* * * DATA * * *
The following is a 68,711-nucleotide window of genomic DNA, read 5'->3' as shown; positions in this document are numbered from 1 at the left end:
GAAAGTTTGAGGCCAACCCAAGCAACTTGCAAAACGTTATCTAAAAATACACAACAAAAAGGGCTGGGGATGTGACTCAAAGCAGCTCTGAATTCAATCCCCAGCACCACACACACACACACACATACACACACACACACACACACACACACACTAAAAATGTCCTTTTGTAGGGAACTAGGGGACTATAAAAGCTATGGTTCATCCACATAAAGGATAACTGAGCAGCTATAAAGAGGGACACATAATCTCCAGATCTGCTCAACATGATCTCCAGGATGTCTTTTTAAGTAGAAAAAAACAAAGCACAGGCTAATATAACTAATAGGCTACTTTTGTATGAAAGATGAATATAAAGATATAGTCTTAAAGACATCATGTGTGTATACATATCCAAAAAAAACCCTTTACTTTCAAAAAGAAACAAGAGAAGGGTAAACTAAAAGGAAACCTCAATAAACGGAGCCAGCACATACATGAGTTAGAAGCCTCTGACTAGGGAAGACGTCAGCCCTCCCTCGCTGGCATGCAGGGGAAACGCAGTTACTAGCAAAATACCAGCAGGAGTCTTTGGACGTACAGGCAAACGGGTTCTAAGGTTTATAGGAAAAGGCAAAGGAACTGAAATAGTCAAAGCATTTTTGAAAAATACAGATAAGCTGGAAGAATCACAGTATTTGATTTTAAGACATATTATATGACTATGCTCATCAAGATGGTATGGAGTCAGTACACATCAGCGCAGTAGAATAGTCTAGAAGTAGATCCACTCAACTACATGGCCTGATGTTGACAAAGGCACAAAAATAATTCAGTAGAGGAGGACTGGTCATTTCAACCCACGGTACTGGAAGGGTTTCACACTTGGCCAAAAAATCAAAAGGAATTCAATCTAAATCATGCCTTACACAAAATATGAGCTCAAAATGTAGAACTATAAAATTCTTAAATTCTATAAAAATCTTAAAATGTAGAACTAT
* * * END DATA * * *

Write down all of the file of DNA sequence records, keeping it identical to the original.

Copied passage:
The following is a 68,711-nucleotide window of genomic DNA, read 5'->3' as shown; positions in this document are numbered from 1 at the left end:
GAAAGTTTGAGGCCAACCCAAGCAACTTGCAAAACGTTATCTAAAAATACACAACAAAAAGGGCTGGGGATGTGACTCAAAGCAGCTCTGAATTCAATCCCCAGCACCACACACACACACACACATACACACACACACACACACACACACACACTAAAAATGTCCTTTTGTAGGGAACTAGGGGACTATAAAAGCTATGGTTCATCCACATAAAGGATAACTGAGCAGCTATAAAGAGGGACACATAATCTCCAGATCTGCTCAACATGATCTCCAGGATGTCTTTTTAAGTAGAAAAAAACAAAGCACAGGCTAATATAACTAATAGGCTACTTTTGTATGAAAGATGAATATAAAGATATAGTCTTAAAGACATCATGTGTGTATACATATCCAAAAAAAACCCTTTACTTTCAAAAAGAAACAAGAGAAGGGTAAACTAAAAGGAAACCTCAATAAACGGAGCCAGCACATACATGAGTTAGAAGCCTCTGACTAGGGAAGACGTCAGCCCTCCCTCGCTGGCATGCAGGGGAAACGCAGTTACTAGCAAAATACCAGCAGGAGTCTTTGGACGTACAGGCAAACGGGTTCTAAGGTTTATAGGAAAAGGCAAAGGAACTGAAATAGTCAAAGCATTTTTGAAAAATACAGATAAGCTGGAAGAATCACAGTATTTGATTTTAAGACATATTATATGACTATGCTCATCAAGATGGTATGGAGTCAGTACACATCAGCGCAGTAGAATAGTCTAGAAGTAGATCCACTCAACTACATGGCCTGATGTTGACAAAGGCACAAAAATAATTCAGTAGAGGAGGACTGGTCATTTCAACCCACGGTACTGGAAGGGTTTCACACTTGGCCAAAAAATCAAAAGGAATTCAATCTAAATCATGCCTTACACAAAATATGAGCTCAAAATGTAGAACTATAAAATTCTTAAATTCTATAAAAATCTTAAAATGTAGAACTAT